And we’re not talking about fizzy stomp-box distortion. Decapitator gives you those unique qualities that only come from driving high end studio gear. Each model has its own sound of beautiful agony when you hit the Punish button and crank it up. Try it on vocals, drums, guitars, synths—anything that sounds a little too polite!
Infuse your tracks with the natural vibe of analog gear
Get real, dynamic analog saturation with 5 detailed models of studio hardware
Push your tracks over the top with the Punish button
Shape the contour of the saturation with analog-modeled tone control
Create parallel effects simply with the mix knob
The 'Decapitator' by Soundtoys is one of my favorite 'Saturators'... it has 4 different modes and all of them have unique sonic character... Try it on BASS.... !!! In fact, insert it into the chain of your main bass track and then PUNISH IT...!!!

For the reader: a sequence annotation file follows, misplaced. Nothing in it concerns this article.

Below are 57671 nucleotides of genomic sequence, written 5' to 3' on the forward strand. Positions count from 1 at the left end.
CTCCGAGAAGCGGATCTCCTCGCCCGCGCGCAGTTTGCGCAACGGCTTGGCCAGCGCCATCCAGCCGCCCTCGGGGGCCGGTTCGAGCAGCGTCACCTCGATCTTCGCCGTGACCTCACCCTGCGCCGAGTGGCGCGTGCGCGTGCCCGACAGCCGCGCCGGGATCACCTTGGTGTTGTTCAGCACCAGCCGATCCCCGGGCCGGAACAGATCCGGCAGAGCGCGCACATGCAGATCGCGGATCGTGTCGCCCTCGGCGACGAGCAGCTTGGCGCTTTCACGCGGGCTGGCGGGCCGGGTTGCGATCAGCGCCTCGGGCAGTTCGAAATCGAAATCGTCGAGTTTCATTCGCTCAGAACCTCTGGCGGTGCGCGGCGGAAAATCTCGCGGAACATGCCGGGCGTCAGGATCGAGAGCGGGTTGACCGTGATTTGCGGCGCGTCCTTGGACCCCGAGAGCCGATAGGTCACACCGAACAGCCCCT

I can't begin to express how much I love this plugin and I've barely had time to use it. It feels like it has unlimited possibilities and can give you any kind of distortion tone you could possibly want, from subtle and warm to severely mangled, and yet everything sounds musical somehow. Magic!
The Decapitator from SoundToys is incredible, I use it on all my synth tracks, really adds a fantastic "color" to the sound that compliments whatever project i'm working on. One of the best plugins ever!!